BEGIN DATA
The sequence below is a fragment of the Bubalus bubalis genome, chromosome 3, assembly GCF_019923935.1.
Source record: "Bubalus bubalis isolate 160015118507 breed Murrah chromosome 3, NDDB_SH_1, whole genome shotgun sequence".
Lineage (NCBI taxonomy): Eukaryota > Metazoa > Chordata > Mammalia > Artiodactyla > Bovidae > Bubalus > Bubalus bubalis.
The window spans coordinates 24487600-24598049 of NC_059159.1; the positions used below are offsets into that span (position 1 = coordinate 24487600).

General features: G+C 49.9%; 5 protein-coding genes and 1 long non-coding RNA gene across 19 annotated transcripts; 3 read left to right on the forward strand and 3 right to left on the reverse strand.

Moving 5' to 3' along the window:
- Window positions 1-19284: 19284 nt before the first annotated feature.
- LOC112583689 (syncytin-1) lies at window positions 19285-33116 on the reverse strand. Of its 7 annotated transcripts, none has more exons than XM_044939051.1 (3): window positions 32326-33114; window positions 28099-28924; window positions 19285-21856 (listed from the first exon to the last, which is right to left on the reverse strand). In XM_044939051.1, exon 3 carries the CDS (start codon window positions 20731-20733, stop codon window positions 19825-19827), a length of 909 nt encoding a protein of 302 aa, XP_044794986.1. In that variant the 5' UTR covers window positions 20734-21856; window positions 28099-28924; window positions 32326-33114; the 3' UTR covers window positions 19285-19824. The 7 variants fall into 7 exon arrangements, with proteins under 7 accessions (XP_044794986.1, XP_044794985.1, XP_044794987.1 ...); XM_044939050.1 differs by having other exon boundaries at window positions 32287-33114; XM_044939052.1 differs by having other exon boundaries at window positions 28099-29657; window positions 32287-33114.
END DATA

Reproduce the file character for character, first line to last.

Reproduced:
The sequence below is a fragment of the Bubalus bubalis genome, chromosome 3, assembly GCF_019923935.1.
Source record: "Bubalus bubalis isolate 160015118507 breed Murrah chromosome 3, NDDB_SH_1, whole genome shotgun sequence".
Lineage (NCBI taxonomy): Eukaryota > Metazoa > Chordata > Mammalia > Artiodactyla > Bovidae > Bubalus > Bubalus bubalis.
The window spans coordinates 24487600-24598049 of NC_059159.1; the positions used below are offsets into that span (position 1 = coordinate 24487600).

General features: G+C 49.9%; 5 protein-coding genes and 1 long non-coding RNA gene across 19 annotated transcripts; 3 read left to right on the forward strand and 3 right to left on the reverse strand.

Moving 5' to 3' along the window:
- Window positions 1-19284: 19284 nt before the first annotated feature.
- LOC112583689 (syncytin-1) lies at window positions 19285-33116 on the reverse strand. Of its 7 annotated transcripts, none has more exons than XM_044939051.1 (3): window positions 32326-33114; window positions 28099-28924; window positions 19285-21856 (listed from the first exon to the last, which is right to left on the reverse strand). In XM_044939051.1, exon 3 carries the CDS (start codon window positions 20731-20733, stop codon window positions 19825-19827), a length of 909 nt encoding a protein of 302 aa, XP_044794986.1. In that variant the 5' UTR covers window positions 20734-21856; window positions 28099-28924; window positions 32326-33114; the 3' UTR covers window positions 19285-19824. The 7 variants fall into 7 exon arrangements, with proteins under 7 accessions (XP_044794986.1, XP_044794985.1, XP_044794987.1 ...); XM_044939050.1 differs by having other exon boundaries at window positions 32287-33114; XM_044939052.1 differs by having other exon boundaries at window positions 28099-29657; window positions 32287-33114.